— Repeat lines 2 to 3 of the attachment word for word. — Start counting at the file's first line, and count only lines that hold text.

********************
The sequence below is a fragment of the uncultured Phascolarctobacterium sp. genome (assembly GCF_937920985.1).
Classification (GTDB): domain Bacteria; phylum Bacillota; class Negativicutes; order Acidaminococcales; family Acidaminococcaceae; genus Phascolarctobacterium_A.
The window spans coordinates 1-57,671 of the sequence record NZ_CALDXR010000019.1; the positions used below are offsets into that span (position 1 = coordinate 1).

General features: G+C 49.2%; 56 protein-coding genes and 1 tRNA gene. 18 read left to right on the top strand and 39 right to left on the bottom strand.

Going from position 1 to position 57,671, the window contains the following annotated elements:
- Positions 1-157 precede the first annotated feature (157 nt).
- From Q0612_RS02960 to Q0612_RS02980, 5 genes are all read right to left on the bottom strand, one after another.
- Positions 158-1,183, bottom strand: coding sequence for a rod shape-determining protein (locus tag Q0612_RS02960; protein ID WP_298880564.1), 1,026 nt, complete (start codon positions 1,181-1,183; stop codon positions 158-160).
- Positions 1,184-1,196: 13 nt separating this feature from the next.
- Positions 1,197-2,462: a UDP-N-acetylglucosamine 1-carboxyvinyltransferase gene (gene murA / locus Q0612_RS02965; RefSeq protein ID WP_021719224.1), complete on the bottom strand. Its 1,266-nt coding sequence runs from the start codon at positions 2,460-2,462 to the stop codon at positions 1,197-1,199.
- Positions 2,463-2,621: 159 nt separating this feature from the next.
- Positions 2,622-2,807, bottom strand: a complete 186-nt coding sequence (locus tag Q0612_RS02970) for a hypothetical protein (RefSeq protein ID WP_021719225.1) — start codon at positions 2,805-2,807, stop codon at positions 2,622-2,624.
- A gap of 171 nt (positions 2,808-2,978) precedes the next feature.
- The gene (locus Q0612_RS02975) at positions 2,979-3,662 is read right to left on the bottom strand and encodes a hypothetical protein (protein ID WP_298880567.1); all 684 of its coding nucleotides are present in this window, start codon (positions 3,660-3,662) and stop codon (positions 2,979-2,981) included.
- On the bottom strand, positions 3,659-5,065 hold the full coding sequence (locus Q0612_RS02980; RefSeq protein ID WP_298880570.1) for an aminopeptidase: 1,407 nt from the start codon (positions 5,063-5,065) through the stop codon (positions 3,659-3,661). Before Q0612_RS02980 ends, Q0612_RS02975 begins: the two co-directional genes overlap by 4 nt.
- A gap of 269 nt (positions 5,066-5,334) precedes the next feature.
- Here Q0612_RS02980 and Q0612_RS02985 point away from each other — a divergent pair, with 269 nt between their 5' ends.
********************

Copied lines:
Classification (GTDB): domain Bacteria; phylum Bacillota; class Negativicutes; order Acidaminococcales; family Acidaminococcaceae; genus Phascolarctobacterium_A.
The window spans coordinates 1-57,671 of the sequence record NZ_CALDXR010000019.1; the positions used below are offsets into that span (position 1 = coordinate 1).